Your Personal Auto Insurance Policy

There have been two recent Supreme Court cases regarding automobile insurance.  These cases involve “step-down clauses.”  Since 1997, car insurance companies have been permitted to include “step-down clauses” in your automobile insurance policy.  Unfortunately no one, even most insurance agents/brokers to whom we have spoken, know these clauses are in their automobile insurance policy.  Basically, these “step-down clauses” limit the effect of uninsured/underinsured motorist coverage to the “named insureds” on the policy.

For instance, if your child has an automobile and is severely injured by a drunk driver, your child would be limited to whatever coverages exist in the policy in which he was a “named insured.”  Normally, younger drivers cannot afford adequate coverage and, thus, are underinsured.  If your child is a “named insured” under your policy, they can make claim on your underinsured motorist coverage you selected which, presumably, would have higher limits (if you own a home, you should have at least $300,000 single limit coverage).  Up until the late 90’s when these “step-down clauses” were inserted in these policies, this added protection was commonly used to fully compensate persons injured in motor vehicle accidents.  Unfortunately, most people have no idea their policy coverages are reduced.  Many people have suffered as a result.  Obviously, the insurance companies did not reduce premiums, even though they reduced the coverage in their policies.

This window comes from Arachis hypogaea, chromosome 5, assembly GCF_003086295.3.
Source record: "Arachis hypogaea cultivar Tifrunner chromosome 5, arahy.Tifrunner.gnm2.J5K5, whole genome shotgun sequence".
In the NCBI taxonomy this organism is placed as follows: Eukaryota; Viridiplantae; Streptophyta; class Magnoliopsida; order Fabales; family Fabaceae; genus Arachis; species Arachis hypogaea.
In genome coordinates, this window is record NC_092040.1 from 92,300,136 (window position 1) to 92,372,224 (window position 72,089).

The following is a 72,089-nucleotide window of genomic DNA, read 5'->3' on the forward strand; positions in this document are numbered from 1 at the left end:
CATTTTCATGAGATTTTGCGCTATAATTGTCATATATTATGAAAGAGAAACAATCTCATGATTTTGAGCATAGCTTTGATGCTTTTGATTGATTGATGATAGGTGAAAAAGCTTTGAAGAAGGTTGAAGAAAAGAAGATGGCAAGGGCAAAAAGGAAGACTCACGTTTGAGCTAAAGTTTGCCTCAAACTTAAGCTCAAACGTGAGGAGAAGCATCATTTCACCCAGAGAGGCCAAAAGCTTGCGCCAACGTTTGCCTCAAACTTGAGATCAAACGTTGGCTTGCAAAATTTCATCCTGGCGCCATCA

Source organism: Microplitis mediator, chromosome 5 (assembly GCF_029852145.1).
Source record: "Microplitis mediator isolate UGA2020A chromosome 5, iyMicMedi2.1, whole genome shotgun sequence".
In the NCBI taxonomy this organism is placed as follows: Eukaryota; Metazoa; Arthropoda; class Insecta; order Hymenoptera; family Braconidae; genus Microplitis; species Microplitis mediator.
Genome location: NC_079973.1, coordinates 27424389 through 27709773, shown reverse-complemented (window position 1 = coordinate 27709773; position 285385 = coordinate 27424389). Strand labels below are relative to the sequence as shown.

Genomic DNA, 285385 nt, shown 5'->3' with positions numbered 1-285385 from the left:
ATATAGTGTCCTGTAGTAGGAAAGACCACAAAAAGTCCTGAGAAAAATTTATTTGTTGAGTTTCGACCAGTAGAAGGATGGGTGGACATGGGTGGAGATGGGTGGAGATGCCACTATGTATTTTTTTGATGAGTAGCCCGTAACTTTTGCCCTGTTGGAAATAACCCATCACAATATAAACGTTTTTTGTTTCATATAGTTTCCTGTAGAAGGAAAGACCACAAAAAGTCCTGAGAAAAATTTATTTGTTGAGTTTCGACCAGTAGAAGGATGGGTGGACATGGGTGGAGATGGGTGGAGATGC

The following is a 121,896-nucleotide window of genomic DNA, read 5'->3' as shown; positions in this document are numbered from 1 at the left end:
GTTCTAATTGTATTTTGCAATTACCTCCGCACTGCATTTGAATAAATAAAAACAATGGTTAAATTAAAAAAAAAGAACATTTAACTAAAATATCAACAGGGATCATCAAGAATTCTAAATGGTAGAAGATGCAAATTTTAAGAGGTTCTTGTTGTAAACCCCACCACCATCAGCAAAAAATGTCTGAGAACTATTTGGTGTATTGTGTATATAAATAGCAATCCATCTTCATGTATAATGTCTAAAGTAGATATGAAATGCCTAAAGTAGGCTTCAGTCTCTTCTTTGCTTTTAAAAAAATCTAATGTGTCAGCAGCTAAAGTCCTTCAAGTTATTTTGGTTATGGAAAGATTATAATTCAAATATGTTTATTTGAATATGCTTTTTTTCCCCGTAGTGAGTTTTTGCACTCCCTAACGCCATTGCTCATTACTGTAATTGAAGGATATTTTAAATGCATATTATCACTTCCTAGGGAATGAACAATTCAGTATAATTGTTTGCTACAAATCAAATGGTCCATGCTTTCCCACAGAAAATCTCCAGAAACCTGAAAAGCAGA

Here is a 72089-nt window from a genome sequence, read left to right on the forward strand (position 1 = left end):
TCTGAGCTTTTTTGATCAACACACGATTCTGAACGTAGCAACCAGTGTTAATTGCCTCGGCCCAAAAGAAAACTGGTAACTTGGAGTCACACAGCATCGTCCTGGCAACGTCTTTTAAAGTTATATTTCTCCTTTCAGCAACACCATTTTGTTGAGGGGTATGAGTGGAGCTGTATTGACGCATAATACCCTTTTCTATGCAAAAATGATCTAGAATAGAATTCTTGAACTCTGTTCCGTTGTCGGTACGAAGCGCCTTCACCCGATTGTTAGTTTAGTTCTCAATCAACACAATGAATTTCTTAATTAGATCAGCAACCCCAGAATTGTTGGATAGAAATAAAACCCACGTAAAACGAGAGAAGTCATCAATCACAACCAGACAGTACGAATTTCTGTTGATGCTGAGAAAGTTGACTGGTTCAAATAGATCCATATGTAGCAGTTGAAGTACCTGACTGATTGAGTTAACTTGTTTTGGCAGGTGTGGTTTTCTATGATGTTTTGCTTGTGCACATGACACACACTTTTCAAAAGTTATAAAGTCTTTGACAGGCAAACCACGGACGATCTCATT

We strongly suggest you contact your insurance agent and ask them to include your children and resident relatives as “named insureds” on your automobile insurance policy.  If you drive a corporate car, or a car owned by another, you should confirm your employer has named you as a “named insured” under the corporate automobile insurance policy.  Otherwise, you have no uninsured/underinsured motorist protection under the policy on the corporate car you drive.

If you have any questions regarding the above, or other insurance-related issues, please feel free to call our office.

© 2017 by Kearns Duffy & Vaccaro, P.C.

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